The two sides of visualising radio

The two sides of visualising radio:

Australian DAB+ slideshow

It’s all the rage to claim “firsts” in the radio industry, and BBC Radio 1 is no exception. Writing in the Huffington Post UK (wha?), the lovely Joe Harland, “Head of Visualisation” for Radio 1, says:

This Sunday at 6pm Reggie Yates will become the first Radio 1 presenter to play not a record, CD, or Wav, but a DVD. … This Sunday, when Reggie proudly presses play on his Pioneer DVJ for the first time, it is the start of something you’ll be hearing – and seeing – a great deal more of from radio stations around the world.

This form of visualising radio – playing the music video alongside the audio – is nothing new, of course. Cameras invaded the Chris Evans Breakfast Show at Virgin Radio in 1998, simulcasting the show on Sky One: while he didn’t play DVDs but rather beta video tapes, the concept was the same.

RMF MAXXX, a station in Poland, did something even closer in the mid 2000s: DJs would self-op their programmes, but wearing in-ear headphones, lit and made-up for TV, and looking directly at the camera (since that was where their notes were, on an auto-cue). It sounded like radio, but looked like television. Videos would play off the station’s playout system: just like the audio.

Making a TV simulcast from the Radio 1 Top 40 – something that Joe specifically denies they’re doing (oddly) – is clearly a sensible, bright thing to do: for all the reasons Joe gives in his post. The Radio 1 brand is, actually, no longer a radio brand but a youth entertainment brand: and that’s a good thing.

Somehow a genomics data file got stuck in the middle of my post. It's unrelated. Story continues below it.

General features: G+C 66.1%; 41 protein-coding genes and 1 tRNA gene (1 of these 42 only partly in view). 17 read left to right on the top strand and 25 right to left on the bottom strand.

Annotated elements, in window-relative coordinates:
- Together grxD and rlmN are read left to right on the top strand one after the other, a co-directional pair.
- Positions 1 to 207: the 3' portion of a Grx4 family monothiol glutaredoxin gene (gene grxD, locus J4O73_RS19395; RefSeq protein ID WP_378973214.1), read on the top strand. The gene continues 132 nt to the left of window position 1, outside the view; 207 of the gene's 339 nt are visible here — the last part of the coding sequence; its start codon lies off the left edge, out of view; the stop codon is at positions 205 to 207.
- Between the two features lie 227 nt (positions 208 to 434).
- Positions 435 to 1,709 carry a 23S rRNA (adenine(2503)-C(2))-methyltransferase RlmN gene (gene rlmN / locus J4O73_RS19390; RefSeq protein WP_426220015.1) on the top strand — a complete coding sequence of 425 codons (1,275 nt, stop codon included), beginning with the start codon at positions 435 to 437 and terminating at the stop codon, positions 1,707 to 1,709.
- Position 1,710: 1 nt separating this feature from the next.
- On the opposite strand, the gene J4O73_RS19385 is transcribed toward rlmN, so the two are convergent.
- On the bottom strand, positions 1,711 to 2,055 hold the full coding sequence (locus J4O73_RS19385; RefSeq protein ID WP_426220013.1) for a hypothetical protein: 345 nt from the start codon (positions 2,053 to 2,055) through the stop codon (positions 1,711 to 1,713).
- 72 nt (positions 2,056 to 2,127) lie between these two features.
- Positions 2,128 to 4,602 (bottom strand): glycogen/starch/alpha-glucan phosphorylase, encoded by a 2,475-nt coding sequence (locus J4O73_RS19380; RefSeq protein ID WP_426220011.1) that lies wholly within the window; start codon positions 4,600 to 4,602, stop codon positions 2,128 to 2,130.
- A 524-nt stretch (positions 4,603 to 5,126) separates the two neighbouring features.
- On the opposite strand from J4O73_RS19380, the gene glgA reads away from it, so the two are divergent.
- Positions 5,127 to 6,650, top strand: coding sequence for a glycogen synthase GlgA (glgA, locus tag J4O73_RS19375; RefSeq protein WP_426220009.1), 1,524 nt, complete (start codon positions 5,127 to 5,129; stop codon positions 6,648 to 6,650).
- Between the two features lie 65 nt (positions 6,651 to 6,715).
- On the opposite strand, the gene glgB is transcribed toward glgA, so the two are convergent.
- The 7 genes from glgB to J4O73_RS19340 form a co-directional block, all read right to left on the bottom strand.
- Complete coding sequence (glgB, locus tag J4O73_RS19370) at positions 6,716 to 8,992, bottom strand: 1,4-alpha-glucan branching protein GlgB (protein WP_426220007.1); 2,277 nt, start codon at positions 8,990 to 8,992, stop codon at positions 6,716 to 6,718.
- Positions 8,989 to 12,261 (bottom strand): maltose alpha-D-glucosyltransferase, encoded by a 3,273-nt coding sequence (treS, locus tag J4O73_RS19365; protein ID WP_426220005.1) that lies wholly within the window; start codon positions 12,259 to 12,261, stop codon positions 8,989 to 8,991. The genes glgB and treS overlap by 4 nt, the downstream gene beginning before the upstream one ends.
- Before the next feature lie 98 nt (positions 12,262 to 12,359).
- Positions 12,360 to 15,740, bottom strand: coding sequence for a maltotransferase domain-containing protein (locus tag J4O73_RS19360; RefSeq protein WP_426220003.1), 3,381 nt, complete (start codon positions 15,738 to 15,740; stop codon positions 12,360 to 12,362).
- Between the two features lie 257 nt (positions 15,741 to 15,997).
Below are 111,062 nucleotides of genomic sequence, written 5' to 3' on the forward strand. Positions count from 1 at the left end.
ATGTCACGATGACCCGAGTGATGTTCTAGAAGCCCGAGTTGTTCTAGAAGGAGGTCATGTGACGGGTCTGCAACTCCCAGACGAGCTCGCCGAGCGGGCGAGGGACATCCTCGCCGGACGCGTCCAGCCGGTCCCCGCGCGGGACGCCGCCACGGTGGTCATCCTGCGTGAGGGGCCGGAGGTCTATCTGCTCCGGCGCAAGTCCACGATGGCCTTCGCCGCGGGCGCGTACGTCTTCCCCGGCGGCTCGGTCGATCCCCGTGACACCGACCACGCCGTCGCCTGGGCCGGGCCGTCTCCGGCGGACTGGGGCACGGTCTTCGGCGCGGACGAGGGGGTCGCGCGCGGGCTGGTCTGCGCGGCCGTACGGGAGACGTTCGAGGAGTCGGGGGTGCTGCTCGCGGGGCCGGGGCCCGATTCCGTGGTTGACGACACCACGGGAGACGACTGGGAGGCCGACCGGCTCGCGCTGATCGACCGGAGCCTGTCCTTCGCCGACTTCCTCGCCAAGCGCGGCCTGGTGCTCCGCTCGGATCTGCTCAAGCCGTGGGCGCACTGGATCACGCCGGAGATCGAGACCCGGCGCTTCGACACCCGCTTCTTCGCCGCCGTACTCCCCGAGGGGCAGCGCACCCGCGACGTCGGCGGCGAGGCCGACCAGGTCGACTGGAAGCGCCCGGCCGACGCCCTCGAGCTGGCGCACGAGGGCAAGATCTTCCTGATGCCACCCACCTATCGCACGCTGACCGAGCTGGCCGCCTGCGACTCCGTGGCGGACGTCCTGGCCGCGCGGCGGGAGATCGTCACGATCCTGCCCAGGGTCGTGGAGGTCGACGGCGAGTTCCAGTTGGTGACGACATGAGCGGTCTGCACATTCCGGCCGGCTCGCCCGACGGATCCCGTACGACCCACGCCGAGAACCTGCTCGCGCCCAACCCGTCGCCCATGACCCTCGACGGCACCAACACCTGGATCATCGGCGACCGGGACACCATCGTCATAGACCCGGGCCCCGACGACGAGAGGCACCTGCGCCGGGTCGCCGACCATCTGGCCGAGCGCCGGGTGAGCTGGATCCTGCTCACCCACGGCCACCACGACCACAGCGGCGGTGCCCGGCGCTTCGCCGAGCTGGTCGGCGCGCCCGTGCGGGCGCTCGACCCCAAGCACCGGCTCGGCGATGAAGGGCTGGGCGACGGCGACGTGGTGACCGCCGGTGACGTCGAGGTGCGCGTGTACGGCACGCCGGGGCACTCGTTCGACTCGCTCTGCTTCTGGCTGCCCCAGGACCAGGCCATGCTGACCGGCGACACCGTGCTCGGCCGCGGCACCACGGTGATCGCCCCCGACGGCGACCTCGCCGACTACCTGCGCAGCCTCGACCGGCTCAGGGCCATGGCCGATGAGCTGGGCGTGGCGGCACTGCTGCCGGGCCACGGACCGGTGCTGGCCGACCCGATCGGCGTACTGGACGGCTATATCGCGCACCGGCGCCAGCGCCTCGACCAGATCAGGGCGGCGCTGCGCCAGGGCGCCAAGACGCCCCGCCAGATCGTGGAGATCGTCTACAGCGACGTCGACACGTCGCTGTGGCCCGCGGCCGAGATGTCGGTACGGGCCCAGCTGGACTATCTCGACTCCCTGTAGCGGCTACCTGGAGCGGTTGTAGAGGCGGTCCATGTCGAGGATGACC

The phrase “visualising radio” is, however, being used for two entirely different things within radio, and for two different ends.

First, there’s “making television”. By that I mean producing a live video stream, with cameras in studios, music videos, captions, scrolling tickers and fancy wipes. Putting radio onto a video stream is a great thing to do. KISS is doing a great job, for example, of editing their breakfast show and putting it on YouTube.

If you’ve the resources to make television, that’s cool. Television isn’t a true multitasking medium, like radio is. The benefits of radio’s “theatre-of-the-mind” is laid bare with cameras in studios. Presenters have a tendency to act up to the cameras, and ignore the radio audience. But those are all controllable. Making television from radio is not the wrong thing to do.

Then, there’s “adding visuals to radio”. I’m specifically not talking here about video. I’m talking about things that allow audiences to engage when they want to, and discover more about what they’re listening to.

There are two great examples of this: the RadioVIS-like experience you get when you listen to Capital FM on the Radioplayer. Static slides appear containing news, travel information, now-playing stuff, weather, pictures of the DJs, and more glanceable information. This also appears on radio devices, too.

Another great example of this is the BBC Radio 1 homepage. As you listen, more information appears to let you learn more about what you’re hearing. Images of songs, tweets and Facebook messages from the audience, promotion of other things on the station, and links to video and more. Once more, it’s glanceable information that allows more interaction when you’ve the time to do so.

This is stuff that enhances a radio broadcast – stuff that can be completely automatable, and stuff that reflects what’s on that radio station. It’s not television.

Both of these things are currently called “visualising radio”. I think they’re both healthy for the future of the medium; and very different.

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